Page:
Now that the FDA has approved the emergency use of the Covid-19 vaccine for children ages 12-15, the possibility of vaccinating your child might become a conversation between you and your co-parent. If you have found yourself in a situation where you and your co-parent do not agree on the decision to vaccinate or not vaccine your child, you might be on the search for answers. Who has the legal say in what happens regarding this decision? Continue reading to discover your rights regarding co-parenting and vaccines and discover the difference between shared legal custody and sole legal custody when making decisions regarding the Covid-19 vaccination. Reach out to our experienced family law attorney today to discuss our services and how we can assist your legal process.

What are your rights regarding co-parenting and vaccines?

To discover your rights regarding co-parenting and the Covid-19 vaccine, the answer to your question can be found within your custody agreement. Depending on your custody agreement, and which type of custody you hold, you can find your rights regarding the choice of vaccinating your child. When deciding on the custody of your children in divorce, you will make a decision on legal custody which pertains to a parent’s right to make decisions on their child’s behalf regarding religious upbringing, medical decisions, education, and more. Legal custody will also cover the right to making decisions regarding vaccinations. When legal custody is shared or sole, co-parents will have the ability to go to mediation or court regarding a disagreement over vaccinations. They will have the issue resolved in mediation or court.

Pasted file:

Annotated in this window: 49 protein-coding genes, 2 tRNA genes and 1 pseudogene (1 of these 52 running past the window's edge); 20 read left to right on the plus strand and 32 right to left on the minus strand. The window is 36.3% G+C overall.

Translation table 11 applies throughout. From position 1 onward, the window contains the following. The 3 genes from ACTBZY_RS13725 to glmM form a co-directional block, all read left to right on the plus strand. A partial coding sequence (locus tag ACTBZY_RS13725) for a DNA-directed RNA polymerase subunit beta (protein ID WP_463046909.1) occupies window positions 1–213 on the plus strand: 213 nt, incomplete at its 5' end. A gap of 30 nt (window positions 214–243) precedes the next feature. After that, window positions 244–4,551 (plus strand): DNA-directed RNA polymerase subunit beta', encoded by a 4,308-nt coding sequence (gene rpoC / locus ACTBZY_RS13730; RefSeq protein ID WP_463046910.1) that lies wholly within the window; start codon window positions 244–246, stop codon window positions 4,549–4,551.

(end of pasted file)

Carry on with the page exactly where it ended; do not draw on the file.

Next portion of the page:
Co-parents have shared legal custody:

In the instance that co-parents disagree on vaccinating their child and they share legal custody, they have the opportunity to work through their differences on their own with input from their child’s pediatrician as well as other sources. However, if this is not possible, the objecting parent could request mediation that will help both parents work out a solution. If a compromise can’t be reached, the co-parents might look into going to court. The courts will evaluate what is in the best interest of the child.

One parent has sole legal custody:

If a parent with sole legal custody has changed their opinion on vaccines drastically and is vehemently anti-vaccine, it is possible that courts might view this as a substantial change in circumstances that could potentially place the child at risk. They may consider a motion to modify legal custody from sole to shared legal custody.


If you require strong legal representation for matters of divorce and family law in Rumson, Monmouth County, or anywhere in New Jersey, contact The Law Offices of Paone, Zaleski & Murphy to schedule a consultation with one of our experienced attorneys today.